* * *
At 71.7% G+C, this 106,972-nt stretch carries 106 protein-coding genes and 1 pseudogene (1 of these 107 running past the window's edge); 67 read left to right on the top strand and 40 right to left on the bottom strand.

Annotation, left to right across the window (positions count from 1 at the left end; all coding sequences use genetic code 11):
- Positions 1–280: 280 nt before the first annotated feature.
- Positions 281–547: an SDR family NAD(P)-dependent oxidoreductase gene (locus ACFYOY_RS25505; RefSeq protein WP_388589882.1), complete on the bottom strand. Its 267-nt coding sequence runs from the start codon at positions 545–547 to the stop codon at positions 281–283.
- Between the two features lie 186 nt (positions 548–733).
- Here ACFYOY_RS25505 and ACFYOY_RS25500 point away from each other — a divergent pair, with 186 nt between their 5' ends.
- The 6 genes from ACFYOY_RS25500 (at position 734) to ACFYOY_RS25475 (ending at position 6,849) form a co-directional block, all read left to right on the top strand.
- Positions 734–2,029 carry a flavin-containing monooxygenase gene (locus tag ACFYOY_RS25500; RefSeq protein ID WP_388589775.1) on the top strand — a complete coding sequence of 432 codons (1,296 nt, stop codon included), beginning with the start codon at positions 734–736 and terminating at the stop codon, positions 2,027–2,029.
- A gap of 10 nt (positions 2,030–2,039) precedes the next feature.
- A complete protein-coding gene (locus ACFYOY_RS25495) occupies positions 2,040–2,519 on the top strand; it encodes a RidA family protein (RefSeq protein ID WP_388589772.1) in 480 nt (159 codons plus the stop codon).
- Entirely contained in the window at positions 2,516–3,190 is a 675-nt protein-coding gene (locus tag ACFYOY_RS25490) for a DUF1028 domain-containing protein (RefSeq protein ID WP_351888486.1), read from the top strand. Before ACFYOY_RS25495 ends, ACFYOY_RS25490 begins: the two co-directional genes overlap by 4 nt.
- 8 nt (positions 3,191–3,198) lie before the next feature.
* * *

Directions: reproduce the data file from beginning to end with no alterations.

At 71.7% G+C, this 106,972-nt stretch carries 106 protein-coding genes and 1 pseudogene (1 of these 107 running past the window's edge); 67 read left to right on the top strand and 40 right to left on the bottom strand.

Annotation, left to right across the window (positions count from 1 at the left end; all coding sequences use genetic code 11):
- Positions 1–280: 280 nt before the first annotated feature.
- Positions 281–547: an SDR family NAD(P)-dependent oxidoreductase gene (locus ACFYOY_RS25505; RefSeq protein WP_388589882.1), complete on the bottom strand. Its 267-nt coding sequence runs from the start codon at positions 545–547 to the stop codon at positions 281–283.
- Between the two features lie 186 nt (positions 548–733).
- Here ACFYOY_RS25505 and ACFYOY_RS25500 point away from each other — a divergent pair, with 186 nt between their 5' ends.
- The 6 genes from ACFYOY_RS25500 (at position 734) to ACFYOY_RS25475 (ending at position 6,849) form a co-directional block, all read left to right on the top strand.
- Positions 734–2,029 carry a flavin-containing monooxygenase gene (locus tag ACFYOY_RS25500; RefSeq protein ID WP_388589775.1) on the top strand — a complete coding sequence of 432 codons (1,296 nt, stop codon included), beginning with the start codon at positions 734–736 and terminating at the stop codon, positions 2,027–2,029.
- A gap of 10 nt (positions 2,030–2,039) precedes the next feature.
- A complete protein-coding gene (locus ACFYOY_RS25495) occupies positions 2,040–2,519 on the top strand; it encodes a RidA family protein (RefSeq protein ID WP_388589772.1) in 480 nt (159 codons plus the stop codon).
- Entirely contained in the window at positions 2,516–3,190 is a 675-nt protein-coding gene (locus tag ACFYOY_RS25490) for a DUF1028 domain-containing protein (RefSeq protein ID WP_351888486.1), read from the top strand. Before ACFYOY_RS25495 ends, ACFYOY_RS25490 begins: the two co-directional genes overlap by 4 nt.
- 8 nt (positions 3,191–3,198) lie before the next feature.